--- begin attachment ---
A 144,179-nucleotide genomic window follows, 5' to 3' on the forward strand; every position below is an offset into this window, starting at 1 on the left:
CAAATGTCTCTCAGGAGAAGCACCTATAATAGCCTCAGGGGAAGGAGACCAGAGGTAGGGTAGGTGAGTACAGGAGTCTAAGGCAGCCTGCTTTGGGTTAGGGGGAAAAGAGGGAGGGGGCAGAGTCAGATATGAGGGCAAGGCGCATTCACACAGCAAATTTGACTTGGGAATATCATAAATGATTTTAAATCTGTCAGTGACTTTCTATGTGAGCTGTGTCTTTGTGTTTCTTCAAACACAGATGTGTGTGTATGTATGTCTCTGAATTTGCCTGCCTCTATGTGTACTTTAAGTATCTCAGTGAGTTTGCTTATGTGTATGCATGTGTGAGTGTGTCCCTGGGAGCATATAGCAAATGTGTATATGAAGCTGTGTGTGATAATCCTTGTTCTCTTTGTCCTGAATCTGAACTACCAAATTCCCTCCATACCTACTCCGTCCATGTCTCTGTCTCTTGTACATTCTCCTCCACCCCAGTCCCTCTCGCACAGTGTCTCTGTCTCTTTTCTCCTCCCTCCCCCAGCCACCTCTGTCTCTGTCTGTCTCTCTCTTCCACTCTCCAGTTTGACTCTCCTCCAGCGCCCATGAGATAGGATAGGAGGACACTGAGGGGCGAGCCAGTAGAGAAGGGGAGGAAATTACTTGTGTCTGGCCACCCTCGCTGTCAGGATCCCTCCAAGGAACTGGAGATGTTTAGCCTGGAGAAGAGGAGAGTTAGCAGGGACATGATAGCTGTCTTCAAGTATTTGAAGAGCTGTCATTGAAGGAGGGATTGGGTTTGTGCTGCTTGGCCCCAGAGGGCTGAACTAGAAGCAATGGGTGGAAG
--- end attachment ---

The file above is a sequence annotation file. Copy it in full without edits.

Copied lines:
A 144,179-nucleotide genomic window follows, 5' to 3' on the forward strand; every position below is an offset into this window, starting at 1 on the left:
CAAATGTCTCTCAGGAGAAGCACCTATAATAGCCTCAGGGGAAGGAGACCAGAGGTAGGGTAGGTGAGTACAGGAGTCTAAGGCAGCCTGCTTTGGGTTAGGGGGAAAAGAGGGAGGGGGCAGAGTCAGATATGAGGGCAAGGCGCATTCACACAGCAAATTTGACTTGGGAATATCATAAATGATTTTAAATCTGTCAGTGACTTTCTATGTGAGCTGTGTCTTTGTGTTTCTTCAAACACAGATGTGTGTGTATGTATGTCTCTGAATTTGCCTGCCTCTATGTGTACTTTAAGTATCTCAGTGAGTTTGCTTATGTGTATGCATGTGTGAGTGTGTCCCTGGGAGCATATAGCAAATGTGTATATGAAGCTGTGTGTGATAATCCTTGTTCTCTTTGTCCTGAATCTGAACTACCAAATTCCCTCCATACCTACTCCGTCCATGTCTCTGTCTCTTGTACATTCTCCTCCACCCCAGTCCCTCTCGCACAGTGTCTCTGTCTCTTTTCTCCTCCCTCCCCCAGCCACCTCTGTCTCTGTCTGTCTCTCTCTTCCACTCTCCAGTTTGACTCTCCTCCAGCGCCCATGAGATAGGATAGGAGGACACTGAGGGGCGAGCCAGTAGAGAAGGGGAGGAAATTACTTGTGTCTGGCCACCCTCGCTGTCAGGATCCCTCCAAGGAACTGGAGATGTTTAGCCTGGAGAAGAGGAGAGTTAGCAGGGACATGATAGCTGTCTTCAAGTATTTGAAGAGCTGTCATTGAAGGAGGGATTGGGTTTGTGCTGCTTGGCCCCAGAGGGCTGAACTAGAAGCAATGGGTGGAAG